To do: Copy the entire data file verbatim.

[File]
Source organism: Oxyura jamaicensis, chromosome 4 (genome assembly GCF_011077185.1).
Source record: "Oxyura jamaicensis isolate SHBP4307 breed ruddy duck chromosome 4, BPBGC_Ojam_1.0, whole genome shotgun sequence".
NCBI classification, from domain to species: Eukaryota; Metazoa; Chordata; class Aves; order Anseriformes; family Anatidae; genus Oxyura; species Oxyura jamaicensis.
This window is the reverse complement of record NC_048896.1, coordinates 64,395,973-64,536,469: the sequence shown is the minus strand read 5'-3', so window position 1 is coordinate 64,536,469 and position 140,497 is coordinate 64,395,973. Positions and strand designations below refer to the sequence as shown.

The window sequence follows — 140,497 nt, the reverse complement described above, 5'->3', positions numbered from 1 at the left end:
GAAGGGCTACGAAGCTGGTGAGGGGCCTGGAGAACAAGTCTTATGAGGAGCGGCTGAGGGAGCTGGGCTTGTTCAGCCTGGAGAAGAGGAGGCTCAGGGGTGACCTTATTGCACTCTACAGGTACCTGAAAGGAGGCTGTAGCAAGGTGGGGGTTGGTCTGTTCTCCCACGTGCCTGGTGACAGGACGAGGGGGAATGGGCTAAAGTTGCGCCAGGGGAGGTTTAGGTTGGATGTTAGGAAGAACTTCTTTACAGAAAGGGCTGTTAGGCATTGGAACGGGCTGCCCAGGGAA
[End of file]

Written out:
Source organism: Oxyura jamaicensis, chromosome 4 (genome assembly GCF_011077185.1).
Source record: "Oxyura jamaicensis isolate SHBP4307 breed ruddy duck chromosome 4, BPBGC_Ojam_1.0, whole genome shotgun sequence".
NCBI classification, from domain to species: Eukaryota; Metazoa; Chordata; class Aves; order Anseriformes; family Anatidae; genus Oxyura; species Oxyura jamaicensis.
This window is the reverse complement of record NC_048896.1, coordinates 64,395,973-64,536,469: the sequence shown is the minus strand read 5'-3', so window position 1 is coordinate 64,536,469 and position 140,497 is coordinate 64,395,973. Positions and strand designations below refer to the sequence as shown.

The window sequence follows — 140,497 nt, the reverse complement described above, 5'->3', positions numbered from 1 at the left end:
GAAGGGCTACGAAGCTGGTGAGGGGCCTGGAGAACAAGTCTTATGAGGAGCGGCTGAGGGAGCTGGGCTTGTTCAGCCTGGAGAAGAGGAGGCTCAGGGGTGACCTTATTGCACTCTACAGGTACCTGAAAGGAGGCTGTAGCAAGGTGGGGGTTGGTCTGTTCTCCCACGTGCCTGGTGACAGGACGAGGGGGAATGGGCTAAAGTTGCGCCAGGGGAGGTTTAGGTTGGATGTTAGGAAGAACTTCTTTACAGAAAGGGCTGTTAGGCATTGGAACGGGCTGCCCAGGGAA